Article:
Another exercise that is very helpful can be completed in your home standing at the kitchen sink! Although there is no video for this exercise, the instruction is quite sound.

Stand with you feet slightly wider than hip distance and knees slightly bent. Gently try to push your legs apart – like you are attempting the splits.

Exercises for hip bursitis. Standing and pushing your legs apart to activitate gluteus medius. Hip isometric exercise.

Obviously they wont move cause you’re standing, but the muscles will still work – we call this as isometric contraction. You should feel the muscles around your buttocks work and not at the front of your hip.

This exercise should be pain-free. You can begin by holding for 5 seconds and repeating this 5 times.

As you improve, progress this much like the side-lying exercise. First move to 10 repetitions with 5 second holds. As it gets easier you can try 10 repetitions with 10 second holds.

Exercises to avoid!

Not all exercises will be beneficial for your hip. I will say it again, there are some exercises that will make the pain worse.

Gone are the days where we said ‘no pain, no gain’.

Even as close as 10 years ago, physiotherapists’ would dish out exercises that could potentially make the problem worse.

Let’s talk about these exercises so you can stop doing them immediately!

Stay away from stretches!

Stretches can really flare up your hip bursitis due to reasons we have previously gone through.

If you recall, tendons don’t like to be compressed. Unfortunately, during a good gluteal stretch, the tendon will be squished right into the bone.

You need to stay away from bottom stretches and hamstring stretches as these have potential to make the problem worse.

But don’t worry, there is no evidence for stretching in prevention of injury anyway – however that’s a topic for another day.

Any jumping exercise will hurt!

Plyometric exercises will stir up any tendon pain. We need to make sure that these types of exercises are avoided whilst the hip is still painful.

This includes any hip intensity dance activity for weight loss, or any form of skipping and jumping.

If you stay away from these whilst the hip is sore, it will give it the best chance to recover well.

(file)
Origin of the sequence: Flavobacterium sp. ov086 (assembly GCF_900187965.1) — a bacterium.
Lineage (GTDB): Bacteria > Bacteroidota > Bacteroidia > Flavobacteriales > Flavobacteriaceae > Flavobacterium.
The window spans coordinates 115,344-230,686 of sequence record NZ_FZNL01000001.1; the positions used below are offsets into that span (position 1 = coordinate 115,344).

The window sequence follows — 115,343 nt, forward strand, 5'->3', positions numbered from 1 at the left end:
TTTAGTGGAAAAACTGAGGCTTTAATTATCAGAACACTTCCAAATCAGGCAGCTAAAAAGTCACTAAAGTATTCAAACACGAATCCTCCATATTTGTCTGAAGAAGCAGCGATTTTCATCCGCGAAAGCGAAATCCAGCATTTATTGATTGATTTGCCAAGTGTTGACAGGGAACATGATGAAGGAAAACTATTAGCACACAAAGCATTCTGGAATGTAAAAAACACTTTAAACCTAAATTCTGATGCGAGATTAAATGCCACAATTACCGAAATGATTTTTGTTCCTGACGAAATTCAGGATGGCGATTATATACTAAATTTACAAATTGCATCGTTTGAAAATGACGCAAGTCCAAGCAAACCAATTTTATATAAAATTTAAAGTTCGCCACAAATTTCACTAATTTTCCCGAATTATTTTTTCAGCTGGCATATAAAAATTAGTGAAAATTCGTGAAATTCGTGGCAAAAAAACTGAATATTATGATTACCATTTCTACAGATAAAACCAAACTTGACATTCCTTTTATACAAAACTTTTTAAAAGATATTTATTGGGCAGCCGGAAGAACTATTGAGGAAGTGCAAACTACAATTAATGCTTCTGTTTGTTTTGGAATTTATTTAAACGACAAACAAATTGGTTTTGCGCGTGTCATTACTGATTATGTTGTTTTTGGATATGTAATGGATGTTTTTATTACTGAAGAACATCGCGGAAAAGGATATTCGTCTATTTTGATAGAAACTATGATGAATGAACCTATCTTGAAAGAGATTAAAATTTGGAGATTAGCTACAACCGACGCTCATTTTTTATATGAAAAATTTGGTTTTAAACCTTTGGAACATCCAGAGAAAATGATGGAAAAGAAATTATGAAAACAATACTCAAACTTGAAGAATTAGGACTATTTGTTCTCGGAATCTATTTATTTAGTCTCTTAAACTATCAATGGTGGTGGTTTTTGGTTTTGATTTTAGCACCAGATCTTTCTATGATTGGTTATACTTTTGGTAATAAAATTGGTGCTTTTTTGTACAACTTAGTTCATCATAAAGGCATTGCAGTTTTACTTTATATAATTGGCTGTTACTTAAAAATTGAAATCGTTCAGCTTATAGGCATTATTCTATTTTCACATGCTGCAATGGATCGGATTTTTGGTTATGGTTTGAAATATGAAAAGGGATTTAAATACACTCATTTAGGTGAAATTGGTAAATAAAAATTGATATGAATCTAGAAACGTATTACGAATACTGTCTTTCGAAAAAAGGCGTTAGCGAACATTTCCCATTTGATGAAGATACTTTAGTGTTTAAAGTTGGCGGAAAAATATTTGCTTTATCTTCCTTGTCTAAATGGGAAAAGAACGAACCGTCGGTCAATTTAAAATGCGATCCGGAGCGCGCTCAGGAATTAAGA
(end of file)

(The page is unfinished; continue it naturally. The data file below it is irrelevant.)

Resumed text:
Are injections helpful for hip bursitis?

Often the management of hip bursitis will be cortisone or steroid injections, do they work?

Clinical papers show that in the short term they may offer relief, but have no difference moving past six weeks.

Interestingly, if you stick to exercises for hip bursitis and education, they can have the same or even better effects than an injection alone.

The bottom line:

In summary, our advice would be to try physio first, and if you are getting no-where, then see a GP about trialling the injection alongside graded exercise.

Remember an injection may make it feel better, but won’t change the underlying problem, which is why modifying load is so important! Unfortunately nothing in life comes easily which is the same for the management of injuries, so get working and lets see you pain-free soon!


Cowan RM, Ganderton CL, Cook J, Semciw AI, Long DM, Pizzari T. Does Menopausal Hormone Therapy, Exercise, or Both Improve Pain and Function in Postmenopausal Women With Greater Trochanteric Pain Syndrome? A 2 × 2 Factorial Randomized Clinical Trial. The American Journal of Sports Medicine. 2022;50(2):515-525. doi:10.1177/03635465211061142

Mellor R, Grimaldi. A, Wajswelner H, Hodges P, Abbot JH, Bennel K, Vicenzino B (2016) Exercise and load modification versus corticosteroid injection versus ‘wait and see’ for persistent gluteus medius/minimus tendinopathy (the LEAP trial): a protocol for a randomised clinical trial. BCM Musculoskeletal Disorders, 30:17,196

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This is amazing, great information